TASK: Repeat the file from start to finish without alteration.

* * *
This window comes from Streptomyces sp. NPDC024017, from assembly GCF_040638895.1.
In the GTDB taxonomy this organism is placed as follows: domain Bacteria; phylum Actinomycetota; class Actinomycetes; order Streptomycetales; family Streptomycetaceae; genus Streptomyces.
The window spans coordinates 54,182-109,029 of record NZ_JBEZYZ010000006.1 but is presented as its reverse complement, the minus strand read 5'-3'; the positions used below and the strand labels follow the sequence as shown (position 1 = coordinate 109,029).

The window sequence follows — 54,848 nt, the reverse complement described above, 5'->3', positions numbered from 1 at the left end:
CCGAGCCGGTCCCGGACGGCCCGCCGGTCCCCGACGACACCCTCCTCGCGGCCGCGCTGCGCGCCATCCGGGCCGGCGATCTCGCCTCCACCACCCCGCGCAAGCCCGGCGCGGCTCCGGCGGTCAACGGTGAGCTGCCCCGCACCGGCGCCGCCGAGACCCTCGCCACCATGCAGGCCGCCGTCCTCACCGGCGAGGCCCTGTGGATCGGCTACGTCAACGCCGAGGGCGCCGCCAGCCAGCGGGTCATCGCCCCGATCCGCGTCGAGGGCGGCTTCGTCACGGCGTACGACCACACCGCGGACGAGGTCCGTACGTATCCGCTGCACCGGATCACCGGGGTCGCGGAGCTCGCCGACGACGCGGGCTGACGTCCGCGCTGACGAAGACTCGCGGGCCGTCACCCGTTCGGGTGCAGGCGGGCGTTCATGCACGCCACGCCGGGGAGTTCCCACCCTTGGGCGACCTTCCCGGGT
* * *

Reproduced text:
This window comes from Streptomyces sp. NPDC024017, from assembly GCF_040638895.1.
In the GTDB taxonomy this organism is placed as follows: domain Bacteria; phylum Actinomycetota; class Actinomycetes; order Streptomycetales; family Streptomycetaceae; genus Streptomyces.
The window spans coordinates 54,182-109,029 of record NZ_JBEZYZ010000006.1 but is presented as its reverse complement, the minus strand read 5'-3'; the positions used below and the strand labels follow the sequence as shown (position 1 = coordinate 109,029).

The window sequence follows — 54,848 nt, the reverse complement described above, 5'->3', positions numbered from 1 at the left end:
CCGAGCCGGTCCCGGACGGCCCGCCGGTCCCCGACGACACCCTCCTCGCGGCCGCGCTGCGCGCCATCCGGGCCGGCGATCTCGCCTCCACCACCCCGCGCAAGCCCGGCGCGGCTCCGGCGGTCAACGGTGAGCTGCCCCGCACCGGCGCCGCCGAGACCCTCGCCACCATGCAGGCCGCCGTCCTCACCGGCGAGGCCCTGTGGATCGGCTACGTCAACGCCGAGGGCGCCGCCAGCCAGCGGGTCATCGCCCCGATCCGCGTCGAGGGCGGCTTCGTCACGGCGTACGACCACACCGCGGACGAGGTCCGTACGTATCCGCTGCACCGGATCACCGGGGTCGCGGAGCTCGCCGACGACGCGGGCTGACGTCCGCGCTGACGAAGACTCGCGGGCCGTCACCCGTTCGGGTGCAGGCGGGCGTTCATGCACGCCACGCCGGGGAGTTCCCACCCTTGGGCGACCTTCCCGGGT